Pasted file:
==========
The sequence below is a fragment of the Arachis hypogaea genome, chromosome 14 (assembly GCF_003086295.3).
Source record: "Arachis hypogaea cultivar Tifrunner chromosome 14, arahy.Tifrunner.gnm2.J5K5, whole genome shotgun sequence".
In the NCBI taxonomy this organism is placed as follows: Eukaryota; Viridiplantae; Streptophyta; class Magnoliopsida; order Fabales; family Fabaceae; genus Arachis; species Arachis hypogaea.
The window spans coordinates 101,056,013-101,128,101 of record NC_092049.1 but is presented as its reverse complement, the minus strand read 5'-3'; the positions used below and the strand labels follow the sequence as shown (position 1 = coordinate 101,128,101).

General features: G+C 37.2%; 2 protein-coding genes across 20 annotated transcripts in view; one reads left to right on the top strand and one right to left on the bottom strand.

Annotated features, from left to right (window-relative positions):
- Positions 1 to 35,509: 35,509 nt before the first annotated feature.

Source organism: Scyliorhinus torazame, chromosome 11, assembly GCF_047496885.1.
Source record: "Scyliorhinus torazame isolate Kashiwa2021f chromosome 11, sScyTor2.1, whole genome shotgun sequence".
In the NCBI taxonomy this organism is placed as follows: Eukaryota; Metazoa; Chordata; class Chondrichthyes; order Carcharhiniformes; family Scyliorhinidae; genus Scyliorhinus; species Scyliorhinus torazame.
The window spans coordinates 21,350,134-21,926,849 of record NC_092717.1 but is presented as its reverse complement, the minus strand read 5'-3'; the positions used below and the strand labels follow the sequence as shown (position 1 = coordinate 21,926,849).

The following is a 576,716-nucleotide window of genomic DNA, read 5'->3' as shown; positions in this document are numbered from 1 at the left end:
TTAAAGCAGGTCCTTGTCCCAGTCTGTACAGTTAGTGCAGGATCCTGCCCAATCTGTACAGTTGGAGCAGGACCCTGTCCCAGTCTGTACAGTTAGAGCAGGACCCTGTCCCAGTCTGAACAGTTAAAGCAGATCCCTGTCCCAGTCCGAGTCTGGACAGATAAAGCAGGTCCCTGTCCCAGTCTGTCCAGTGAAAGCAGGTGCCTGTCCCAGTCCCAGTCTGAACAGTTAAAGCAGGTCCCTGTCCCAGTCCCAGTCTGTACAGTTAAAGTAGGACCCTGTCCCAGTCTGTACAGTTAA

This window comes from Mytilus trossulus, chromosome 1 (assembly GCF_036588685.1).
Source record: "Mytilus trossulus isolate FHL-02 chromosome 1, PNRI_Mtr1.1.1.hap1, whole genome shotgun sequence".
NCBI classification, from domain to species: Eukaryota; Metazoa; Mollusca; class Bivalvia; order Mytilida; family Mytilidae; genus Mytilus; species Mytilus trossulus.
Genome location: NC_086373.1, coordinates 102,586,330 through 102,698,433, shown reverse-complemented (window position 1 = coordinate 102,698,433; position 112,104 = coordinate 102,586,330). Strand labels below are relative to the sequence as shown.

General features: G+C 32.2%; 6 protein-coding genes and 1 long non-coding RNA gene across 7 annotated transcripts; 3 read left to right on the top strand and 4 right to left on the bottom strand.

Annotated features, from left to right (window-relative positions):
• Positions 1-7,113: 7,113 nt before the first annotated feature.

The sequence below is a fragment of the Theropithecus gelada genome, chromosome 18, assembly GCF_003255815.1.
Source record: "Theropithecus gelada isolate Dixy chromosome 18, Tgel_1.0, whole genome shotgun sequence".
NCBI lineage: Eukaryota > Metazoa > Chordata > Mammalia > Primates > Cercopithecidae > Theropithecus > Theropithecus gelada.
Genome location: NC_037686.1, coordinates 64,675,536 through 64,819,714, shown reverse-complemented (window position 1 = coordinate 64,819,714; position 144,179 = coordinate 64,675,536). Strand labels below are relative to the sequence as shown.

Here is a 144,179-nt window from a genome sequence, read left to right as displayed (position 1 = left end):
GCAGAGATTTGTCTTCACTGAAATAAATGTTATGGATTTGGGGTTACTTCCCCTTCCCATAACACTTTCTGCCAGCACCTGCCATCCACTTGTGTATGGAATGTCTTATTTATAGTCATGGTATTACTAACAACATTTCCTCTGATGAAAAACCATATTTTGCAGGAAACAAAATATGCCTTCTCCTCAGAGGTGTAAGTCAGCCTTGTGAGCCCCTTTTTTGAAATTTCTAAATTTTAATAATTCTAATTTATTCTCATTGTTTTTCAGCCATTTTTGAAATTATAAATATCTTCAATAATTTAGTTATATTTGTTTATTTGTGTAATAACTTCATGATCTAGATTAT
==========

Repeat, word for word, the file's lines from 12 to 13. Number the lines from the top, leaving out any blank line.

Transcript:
The following is a 576,716-nucleotide window of genomic DNA, read 5'->3' as shown; positions in this document are numbered from 1 at the left end:
TTAAAGCAGGTCCTTGTCCCAGTCTGTACAGTTAGTGCAGGATCCTGCCCAATCTGTACAGTTGGAGCAGGACCCTGTCCCAGTCTGTACAGTTAGAGCAGGACCCTGTCCCAGTCTGAACAGTTAAAGCAGATCCCTGTCCCAGTCCGAGTCTGGACAGATAAAGCAGGTCCCTGTCCCAGTCTGTCCAGTGAAAGCAGGTGCCTGTCCCAGTCCCAGTCTGAACAGTTAAAGCAGGTCCCTGTCCCAGTCCCAGTCTGTACAGTTAAAGTAGGACCCTGTCCCAGTCTGTACAGTTAA